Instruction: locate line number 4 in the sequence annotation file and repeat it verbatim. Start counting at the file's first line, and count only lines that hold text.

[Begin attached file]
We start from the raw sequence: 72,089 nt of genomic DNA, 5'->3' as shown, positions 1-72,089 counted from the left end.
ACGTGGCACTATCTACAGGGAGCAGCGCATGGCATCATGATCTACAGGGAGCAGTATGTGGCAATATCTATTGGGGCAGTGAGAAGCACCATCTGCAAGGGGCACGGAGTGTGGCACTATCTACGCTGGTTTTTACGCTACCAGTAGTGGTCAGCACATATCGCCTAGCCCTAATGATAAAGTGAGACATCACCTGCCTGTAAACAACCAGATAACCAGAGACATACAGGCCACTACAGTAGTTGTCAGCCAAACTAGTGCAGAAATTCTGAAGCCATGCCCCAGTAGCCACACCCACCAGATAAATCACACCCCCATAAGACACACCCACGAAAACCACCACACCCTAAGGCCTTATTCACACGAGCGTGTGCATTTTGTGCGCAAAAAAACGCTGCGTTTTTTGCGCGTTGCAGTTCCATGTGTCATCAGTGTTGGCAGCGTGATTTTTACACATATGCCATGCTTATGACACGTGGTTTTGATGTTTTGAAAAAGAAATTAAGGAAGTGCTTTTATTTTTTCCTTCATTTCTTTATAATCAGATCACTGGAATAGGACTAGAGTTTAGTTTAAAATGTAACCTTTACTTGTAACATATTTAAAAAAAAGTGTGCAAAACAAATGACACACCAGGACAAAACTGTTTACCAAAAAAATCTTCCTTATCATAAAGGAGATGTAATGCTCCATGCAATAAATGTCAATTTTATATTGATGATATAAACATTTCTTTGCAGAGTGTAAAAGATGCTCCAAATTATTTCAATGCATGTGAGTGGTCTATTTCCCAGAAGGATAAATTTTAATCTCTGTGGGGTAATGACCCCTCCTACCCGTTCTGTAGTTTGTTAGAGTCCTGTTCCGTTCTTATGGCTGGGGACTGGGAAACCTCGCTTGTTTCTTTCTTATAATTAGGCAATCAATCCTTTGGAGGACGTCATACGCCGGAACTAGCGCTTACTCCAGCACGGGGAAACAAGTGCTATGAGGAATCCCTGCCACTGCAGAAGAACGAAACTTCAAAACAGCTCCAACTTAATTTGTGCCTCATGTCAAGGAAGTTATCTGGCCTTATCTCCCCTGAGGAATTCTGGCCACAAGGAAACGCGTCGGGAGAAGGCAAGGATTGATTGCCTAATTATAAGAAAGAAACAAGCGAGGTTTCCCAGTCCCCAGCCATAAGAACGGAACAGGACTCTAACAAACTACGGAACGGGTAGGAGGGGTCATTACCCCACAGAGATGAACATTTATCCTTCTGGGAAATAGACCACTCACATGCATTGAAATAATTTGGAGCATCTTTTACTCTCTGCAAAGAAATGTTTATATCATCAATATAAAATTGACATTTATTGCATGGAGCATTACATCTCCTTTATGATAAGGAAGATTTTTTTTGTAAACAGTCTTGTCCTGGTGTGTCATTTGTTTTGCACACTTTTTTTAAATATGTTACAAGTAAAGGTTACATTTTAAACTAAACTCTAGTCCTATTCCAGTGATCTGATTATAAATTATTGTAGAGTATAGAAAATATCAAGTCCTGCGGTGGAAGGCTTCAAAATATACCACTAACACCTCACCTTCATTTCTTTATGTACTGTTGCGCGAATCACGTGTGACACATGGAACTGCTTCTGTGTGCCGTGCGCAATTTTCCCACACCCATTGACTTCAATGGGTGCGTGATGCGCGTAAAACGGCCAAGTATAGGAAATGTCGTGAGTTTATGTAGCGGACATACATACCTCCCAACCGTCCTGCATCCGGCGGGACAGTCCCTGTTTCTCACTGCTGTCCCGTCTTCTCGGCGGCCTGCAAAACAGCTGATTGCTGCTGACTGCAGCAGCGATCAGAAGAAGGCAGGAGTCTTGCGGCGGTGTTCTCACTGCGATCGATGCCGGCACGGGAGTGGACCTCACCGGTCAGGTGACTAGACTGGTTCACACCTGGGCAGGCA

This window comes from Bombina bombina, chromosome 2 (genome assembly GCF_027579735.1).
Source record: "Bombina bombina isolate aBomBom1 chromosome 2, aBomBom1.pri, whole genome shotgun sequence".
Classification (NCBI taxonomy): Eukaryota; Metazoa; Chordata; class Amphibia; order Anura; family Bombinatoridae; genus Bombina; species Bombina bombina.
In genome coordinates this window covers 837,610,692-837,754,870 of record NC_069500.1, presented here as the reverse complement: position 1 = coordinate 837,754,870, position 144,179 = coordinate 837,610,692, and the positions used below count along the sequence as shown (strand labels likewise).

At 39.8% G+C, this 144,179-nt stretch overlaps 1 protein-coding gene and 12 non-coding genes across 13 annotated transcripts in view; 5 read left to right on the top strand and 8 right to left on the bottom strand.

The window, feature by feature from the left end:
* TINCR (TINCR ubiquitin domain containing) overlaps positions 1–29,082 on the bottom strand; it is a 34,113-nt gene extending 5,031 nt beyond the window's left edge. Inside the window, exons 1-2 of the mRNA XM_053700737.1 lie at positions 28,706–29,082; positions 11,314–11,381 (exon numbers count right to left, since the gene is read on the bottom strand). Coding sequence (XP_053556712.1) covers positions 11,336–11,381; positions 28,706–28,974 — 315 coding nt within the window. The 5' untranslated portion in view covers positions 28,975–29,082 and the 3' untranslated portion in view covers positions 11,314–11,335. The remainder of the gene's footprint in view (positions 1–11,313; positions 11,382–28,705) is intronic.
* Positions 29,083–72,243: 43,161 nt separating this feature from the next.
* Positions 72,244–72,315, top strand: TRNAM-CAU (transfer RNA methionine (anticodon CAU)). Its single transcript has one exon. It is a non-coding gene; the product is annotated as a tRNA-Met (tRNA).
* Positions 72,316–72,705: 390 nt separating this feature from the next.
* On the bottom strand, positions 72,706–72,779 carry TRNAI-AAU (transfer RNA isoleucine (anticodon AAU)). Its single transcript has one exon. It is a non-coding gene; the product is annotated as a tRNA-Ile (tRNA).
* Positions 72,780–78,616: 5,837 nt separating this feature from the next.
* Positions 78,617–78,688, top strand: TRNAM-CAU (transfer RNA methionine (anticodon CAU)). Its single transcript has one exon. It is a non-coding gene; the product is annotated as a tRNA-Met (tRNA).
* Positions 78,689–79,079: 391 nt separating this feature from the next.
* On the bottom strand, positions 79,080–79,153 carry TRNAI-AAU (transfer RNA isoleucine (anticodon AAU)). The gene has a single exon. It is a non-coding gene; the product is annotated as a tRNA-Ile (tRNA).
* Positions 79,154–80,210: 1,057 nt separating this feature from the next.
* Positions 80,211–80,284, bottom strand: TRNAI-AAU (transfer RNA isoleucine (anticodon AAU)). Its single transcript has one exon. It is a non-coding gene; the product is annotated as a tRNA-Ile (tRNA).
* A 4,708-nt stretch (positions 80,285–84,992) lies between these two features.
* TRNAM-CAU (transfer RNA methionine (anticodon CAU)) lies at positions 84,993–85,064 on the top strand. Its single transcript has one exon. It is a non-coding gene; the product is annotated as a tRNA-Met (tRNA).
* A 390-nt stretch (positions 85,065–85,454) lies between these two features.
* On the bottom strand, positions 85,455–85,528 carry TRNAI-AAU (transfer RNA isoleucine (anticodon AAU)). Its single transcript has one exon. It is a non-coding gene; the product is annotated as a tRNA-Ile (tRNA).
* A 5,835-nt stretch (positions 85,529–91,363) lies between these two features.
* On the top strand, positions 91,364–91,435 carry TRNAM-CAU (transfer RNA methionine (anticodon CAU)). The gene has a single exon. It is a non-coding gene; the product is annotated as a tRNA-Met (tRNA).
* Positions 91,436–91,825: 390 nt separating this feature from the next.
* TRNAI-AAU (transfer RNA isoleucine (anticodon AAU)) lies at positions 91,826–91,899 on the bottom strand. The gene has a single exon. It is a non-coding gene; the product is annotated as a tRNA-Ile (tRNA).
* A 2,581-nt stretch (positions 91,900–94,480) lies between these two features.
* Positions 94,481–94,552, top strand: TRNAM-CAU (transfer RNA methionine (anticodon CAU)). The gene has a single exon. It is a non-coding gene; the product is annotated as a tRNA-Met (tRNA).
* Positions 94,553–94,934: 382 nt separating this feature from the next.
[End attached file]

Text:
Source record: "Bombina bombina isolate aBomBom1 chromosome 2, aBomBom1.pri, whole genome shotgun sequence".